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United States Department of Agriculture

Agricultural Research Service

Title: Recent experience with fresh bulb-onion production for Oklahoma

Authors
item Shrefler, James - OSU, LANE, OK
item Taylor, Merritt - OSU, LANE, OK
item Roberts, Billy - OSU, LANE, OK
item Webber, Charles

Submitted to: National Allium Research Conference
Publication Type: Abstract Only
Publication Acceptance Date: November 9, 2004
Publication Date: December 8, 2004
Citation: Shrefler, J.W., Taylor, M.J., Roberts, B.W., Webber III, C.L. 2004. Recent experience with fresh bulb-onion production for Oklahoma [abstract]. National Allium Research Conference. p. 85.

Technical Abstract: Onions are a traditional home/market garden crop in Oklahoma. Recently, there has been interest in onions as a commercial crop. Producer information needs were found to include cultivar selection, weed control and transplant sources. Cultivar trials were conducted in 2002 and 2003 to determine if there were new varieties would be useful commercially. Cultivars used included short and intermediate day length types. Intermediate varieties tended to produce greater yields than short day types. To address weed control needs, field trials were conducted over 3 years with preemergence herbicides to identify effective options. Weed species included Physalis angulata, Euphorbia dentata, Amaranthus species, Cyperus esculentus, and annual grasses. Based on visual evaluations of weed control efficacy, mixtures of pendimethalin and oxyfluorfen provided better control than either herbicide applied alone. Dimethenamid-p provided comparable control to mixtures of pendimethalin and oxyfluorfen and provided control of Cyperus esculentus. Most onion production in Oklahoma begins with out-of-state purchased of transplants. Occasionally these plants are of questionable quality and few cultivars are available as transplants. Trials were conducted in 2002 to 2003 to assess the potential to produce plants in unheated plastic houses. Onion cultivars Candy and 1015-Y were seeded in the plastic house in October, transplanted to the open field in early March and harvested when tops began to fall. Three seeding dates, 15, 21 and 29 Oct., were used. Candy had 11% bolting with the earliest planting and 1015-Y had only a trace of bolting with all plantings. Candy mature later than 1015-Y.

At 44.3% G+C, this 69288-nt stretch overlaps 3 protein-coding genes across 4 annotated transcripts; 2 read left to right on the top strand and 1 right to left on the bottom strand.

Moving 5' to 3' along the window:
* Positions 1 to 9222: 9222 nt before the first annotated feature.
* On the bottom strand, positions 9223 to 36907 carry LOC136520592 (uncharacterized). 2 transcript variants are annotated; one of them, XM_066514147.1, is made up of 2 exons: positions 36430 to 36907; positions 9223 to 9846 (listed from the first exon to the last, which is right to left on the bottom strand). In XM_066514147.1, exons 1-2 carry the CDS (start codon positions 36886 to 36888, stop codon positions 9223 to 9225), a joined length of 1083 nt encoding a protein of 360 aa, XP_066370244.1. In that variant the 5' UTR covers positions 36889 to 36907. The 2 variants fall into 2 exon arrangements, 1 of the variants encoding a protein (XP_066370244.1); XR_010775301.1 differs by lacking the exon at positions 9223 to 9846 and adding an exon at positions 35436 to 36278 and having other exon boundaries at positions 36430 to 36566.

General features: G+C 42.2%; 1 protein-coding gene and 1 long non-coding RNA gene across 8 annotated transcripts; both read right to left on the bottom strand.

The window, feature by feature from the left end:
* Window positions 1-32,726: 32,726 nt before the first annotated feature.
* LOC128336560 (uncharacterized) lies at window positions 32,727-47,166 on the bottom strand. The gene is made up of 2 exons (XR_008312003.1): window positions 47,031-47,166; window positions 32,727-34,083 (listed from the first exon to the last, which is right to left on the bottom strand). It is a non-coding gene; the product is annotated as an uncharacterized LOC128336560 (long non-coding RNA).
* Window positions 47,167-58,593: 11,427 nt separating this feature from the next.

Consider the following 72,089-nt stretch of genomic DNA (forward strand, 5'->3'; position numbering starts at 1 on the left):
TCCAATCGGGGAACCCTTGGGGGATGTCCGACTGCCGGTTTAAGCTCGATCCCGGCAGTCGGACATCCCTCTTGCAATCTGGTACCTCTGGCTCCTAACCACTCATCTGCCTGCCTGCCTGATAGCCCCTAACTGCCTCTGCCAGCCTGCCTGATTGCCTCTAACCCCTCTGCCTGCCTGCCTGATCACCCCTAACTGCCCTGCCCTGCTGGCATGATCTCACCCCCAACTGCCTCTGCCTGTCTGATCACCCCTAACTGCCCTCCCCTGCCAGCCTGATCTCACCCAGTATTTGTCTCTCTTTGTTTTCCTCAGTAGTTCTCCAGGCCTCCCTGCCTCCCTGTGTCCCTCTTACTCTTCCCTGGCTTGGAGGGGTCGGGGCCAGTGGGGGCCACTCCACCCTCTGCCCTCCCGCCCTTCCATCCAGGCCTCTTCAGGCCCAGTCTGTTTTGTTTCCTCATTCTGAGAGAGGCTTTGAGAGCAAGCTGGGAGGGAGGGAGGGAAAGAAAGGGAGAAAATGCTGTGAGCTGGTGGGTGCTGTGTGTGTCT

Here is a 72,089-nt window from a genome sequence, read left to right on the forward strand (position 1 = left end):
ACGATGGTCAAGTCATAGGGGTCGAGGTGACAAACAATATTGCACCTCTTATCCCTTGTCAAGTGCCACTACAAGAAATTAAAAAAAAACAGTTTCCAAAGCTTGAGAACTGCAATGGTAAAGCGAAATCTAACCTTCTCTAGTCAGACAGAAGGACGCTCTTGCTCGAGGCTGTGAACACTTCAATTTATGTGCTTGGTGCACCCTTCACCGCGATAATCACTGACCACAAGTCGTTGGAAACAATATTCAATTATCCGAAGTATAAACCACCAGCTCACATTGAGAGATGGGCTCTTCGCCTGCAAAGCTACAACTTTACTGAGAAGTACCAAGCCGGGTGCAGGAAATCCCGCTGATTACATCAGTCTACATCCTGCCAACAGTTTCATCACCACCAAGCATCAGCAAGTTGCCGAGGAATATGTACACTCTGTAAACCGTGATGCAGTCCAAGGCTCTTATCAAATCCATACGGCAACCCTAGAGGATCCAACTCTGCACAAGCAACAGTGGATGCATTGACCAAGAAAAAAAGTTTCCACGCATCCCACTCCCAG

Last Modified: 10/21/2014
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